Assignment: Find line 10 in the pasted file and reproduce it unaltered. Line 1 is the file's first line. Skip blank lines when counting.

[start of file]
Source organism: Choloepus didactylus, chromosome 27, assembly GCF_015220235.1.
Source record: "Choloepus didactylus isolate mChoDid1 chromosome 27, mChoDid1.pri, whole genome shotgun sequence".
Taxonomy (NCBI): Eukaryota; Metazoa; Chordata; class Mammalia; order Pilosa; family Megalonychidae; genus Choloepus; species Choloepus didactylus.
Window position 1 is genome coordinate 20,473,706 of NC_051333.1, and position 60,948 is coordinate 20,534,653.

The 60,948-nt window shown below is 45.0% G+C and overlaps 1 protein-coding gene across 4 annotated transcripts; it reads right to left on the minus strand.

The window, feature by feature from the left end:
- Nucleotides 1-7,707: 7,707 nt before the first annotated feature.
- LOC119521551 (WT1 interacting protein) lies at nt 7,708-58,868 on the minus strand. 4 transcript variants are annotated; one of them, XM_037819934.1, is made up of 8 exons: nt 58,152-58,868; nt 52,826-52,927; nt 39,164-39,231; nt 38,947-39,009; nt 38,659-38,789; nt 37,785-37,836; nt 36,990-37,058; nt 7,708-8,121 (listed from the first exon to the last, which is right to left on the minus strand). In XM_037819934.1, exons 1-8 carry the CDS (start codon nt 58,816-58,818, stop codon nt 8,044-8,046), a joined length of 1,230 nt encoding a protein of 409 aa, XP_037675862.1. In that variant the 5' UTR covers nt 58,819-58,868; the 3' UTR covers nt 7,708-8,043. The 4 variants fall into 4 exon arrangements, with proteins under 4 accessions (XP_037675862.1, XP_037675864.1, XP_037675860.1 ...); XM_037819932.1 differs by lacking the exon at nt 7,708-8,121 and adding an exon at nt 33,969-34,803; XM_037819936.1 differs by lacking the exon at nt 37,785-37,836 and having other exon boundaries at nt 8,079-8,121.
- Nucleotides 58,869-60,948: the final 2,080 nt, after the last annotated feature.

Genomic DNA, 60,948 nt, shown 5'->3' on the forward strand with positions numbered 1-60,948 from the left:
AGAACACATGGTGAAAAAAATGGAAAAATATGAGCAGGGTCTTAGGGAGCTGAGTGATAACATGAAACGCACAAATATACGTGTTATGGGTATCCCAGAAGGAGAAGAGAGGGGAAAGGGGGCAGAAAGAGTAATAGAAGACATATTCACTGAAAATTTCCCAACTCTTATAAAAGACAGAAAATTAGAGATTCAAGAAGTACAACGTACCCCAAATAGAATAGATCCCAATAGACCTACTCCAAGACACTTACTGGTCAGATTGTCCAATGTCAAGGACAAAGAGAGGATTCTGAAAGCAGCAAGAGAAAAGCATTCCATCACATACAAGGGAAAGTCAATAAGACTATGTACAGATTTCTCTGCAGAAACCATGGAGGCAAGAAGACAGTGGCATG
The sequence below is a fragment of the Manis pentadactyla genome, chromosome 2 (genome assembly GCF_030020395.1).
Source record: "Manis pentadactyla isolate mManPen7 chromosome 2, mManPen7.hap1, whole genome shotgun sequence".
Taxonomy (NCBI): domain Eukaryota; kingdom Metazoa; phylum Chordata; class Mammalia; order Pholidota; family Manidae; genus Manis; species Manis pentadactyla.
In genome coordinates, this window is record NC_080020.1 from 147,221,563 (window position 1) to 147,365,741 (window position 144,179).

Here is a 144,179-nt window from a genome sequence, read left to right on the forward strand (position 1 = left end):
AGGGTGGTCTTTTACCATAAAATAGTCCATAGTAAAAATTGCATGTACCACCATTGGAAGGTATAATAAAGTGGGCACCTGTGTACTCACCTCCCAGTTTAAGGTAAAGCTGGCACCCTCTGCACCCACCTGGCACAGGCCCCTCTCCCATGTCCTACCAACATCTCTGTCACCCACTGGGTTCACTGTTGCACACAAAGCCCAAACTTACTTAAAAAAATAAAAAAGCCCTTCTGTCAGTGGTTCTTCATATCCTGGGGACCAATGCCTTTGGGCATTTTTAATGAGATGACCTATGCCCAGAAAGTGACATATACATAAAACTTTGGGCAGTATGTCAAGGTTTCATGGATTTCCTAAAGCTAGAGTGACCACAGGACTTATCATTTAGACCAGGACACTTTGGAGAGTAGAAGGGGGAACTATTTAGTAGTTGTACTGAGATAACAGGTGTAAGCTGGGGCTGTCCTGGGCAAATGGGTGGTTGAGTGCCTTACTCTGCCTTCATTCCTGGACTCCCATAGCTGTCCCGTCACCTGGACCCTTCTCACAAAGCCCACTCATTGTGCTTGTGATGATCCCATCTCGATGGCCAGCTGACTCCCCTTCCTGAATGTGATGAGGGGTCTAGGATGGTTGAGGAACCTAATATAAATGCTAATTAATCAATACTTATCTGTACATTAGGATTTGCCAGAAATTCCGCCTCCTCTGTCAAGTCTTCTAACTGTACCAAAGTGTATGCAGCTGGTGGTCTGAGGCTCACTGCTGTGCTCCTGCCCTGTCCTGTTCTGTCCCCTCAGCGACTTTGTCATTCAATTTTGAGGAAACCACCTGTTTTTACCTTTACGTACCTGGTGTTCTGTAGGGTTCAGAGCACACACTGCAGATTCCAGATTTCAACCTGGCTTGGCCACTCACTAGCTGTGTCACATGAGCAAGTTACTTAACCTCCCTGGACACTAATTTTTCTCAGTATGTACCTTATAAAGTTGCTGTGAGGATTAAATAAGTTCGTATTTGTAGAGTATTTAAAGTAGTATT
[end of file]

Genomic DNA, 60,948 nt, shown 5'->3' on the forward strand with positions numbered 1-60,948 from the left: